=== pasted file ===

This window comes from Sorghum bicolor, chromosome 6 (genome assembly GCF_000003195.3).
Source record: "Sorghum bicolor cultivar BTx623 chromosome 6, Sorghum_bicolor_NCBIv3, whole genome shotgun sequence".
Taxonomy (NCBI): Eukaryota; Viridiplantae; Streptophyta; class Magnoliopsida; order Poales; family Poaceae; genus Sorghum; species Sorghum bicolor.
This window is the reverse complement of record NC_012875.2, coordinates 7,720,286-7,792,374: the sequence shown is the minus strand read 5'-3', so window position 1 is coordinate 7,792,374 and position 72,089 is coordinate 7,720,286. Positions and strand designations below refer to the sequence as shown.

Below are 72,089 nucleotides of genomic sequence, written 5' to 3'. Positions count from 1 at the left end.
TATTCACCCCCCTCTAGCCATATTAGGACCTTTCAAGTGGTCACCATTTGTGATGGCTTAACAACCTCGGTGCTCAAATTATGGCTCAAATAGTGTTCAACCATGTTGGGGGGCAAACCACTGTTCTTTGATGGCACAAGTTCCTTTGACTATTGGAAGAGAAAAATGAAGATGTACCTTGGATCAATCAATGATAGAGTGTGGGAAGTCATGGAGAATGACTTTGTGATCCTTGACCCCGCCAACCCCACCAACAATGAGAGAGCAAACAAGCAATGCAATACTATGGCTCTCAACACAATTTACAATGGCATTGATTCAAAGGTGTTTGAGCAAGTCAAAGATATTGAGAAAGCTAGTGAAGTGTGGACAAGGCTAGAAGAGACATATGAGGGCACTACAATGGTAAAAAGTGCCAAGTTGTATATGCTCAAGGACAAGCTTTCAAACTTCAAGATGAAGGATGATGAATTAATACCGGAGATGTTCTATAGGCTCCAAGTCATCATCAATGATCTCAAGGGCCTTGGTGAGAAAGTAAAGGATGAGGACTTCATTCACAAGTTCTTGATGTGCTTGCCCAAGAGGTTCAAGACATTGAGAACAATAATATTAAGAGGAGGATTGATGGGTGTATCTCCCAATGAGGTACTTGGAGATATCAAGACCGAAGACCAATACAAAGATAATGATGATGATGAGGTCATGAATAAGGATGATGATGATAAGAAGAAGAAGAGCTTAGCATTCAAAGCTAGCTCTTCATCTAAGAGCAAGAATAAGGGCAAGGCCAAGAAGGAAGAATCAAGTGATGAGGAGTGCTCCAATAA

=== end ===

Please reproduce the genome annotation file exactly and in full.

This window comes from Sorghum bicolor, chromosome 6 (genome assembly GCF_000003195.3).
Source record: "Sorghum bicolor cultivar BTx623 chromosome 6, Sorghum_bicolor_NCBIv3, whole genome shotgun sequence".
Taxonomy (NCBI): Eukaryota; Viridiplantae; Streptophyta; class Magnoliopsida; order Poales; family Poaceae; genus Sorghum; species Sorghum bicolor.
This window is the reverse complement of record NC_012875.2, coordinates 7,720,286-7,792,374: the sequence shown is the minus strand read 5'-3', so window position 1 is coordinate 7,792,374 and position 72,089 is coordinate 7,720,286. Positions and strand designations below refer to the sequence as shown.

Below are 72,089 nucleotides of genomic sequence, written 5' to 3'. Positions count from 1 at the left end.
TATTCACCCCCCTCTAGCCATATTAGGACCTTTCAAGTGGTCACCATTTGTGATGGCTTAACAACCTCGGTGCTCAAATTATGGCTCAAATAGTGTTCAACCATGTTGGGGGGCAAACCACTGTTCTTTGATGGCACAAGTTCCTTTGACTATTGGAAGAGAAAAATGAAGATGTACCTTGGATCAATCAATGATAGAGTGTGGGAAGTCATGGAGAATGACTTTGTGATCCTTGACCCCGCCAACCCCACCAACAATGAGAGAGCAAACAAGCAATGCAATACTATGGCTCTCAACACAATTTACAATGGCATTGATTCAAAGGTGTTTGAGCAAGTCAAAGATATTGAGAAAGCTAGTGAAGTGTGGACAAGGCTAGAAGAGACATATGAGGGCACTACAATGGTAAAAAGTGCCAAGTTGTATATGCTCAAGGACAAGCTTTCAAACTTCAAGATGAAGGATGATGAATTAATACCGGAGATGTTCTATAGGCTCCAAGTCATCATCAATGATCTCAAGGGCCTTGGTGAGAAAGTAAAGGATGAGGACTTCATTCACAAGTTCTTGATGTGCTTGCCCAAGAGGTTCAAGACATTGAGAACAATAATATTAAGAGGAGGATTGATGGGTGTATCTCCCAATGAGGTACTTGGAGATATCAAGACCGAAGACCAATACAAAGATAATGATGATGATGAGGTCATGAATAAGGATGATGATGATAAGAAGAAGAAGAGCTTAGCATTCAAAGCTAGCTCTTCATCTAAGAGCAAGAATAAGGGCAAGGCCAAGAAGGAAGAATCAAGTGATGAGGAGTGCTCCAATAA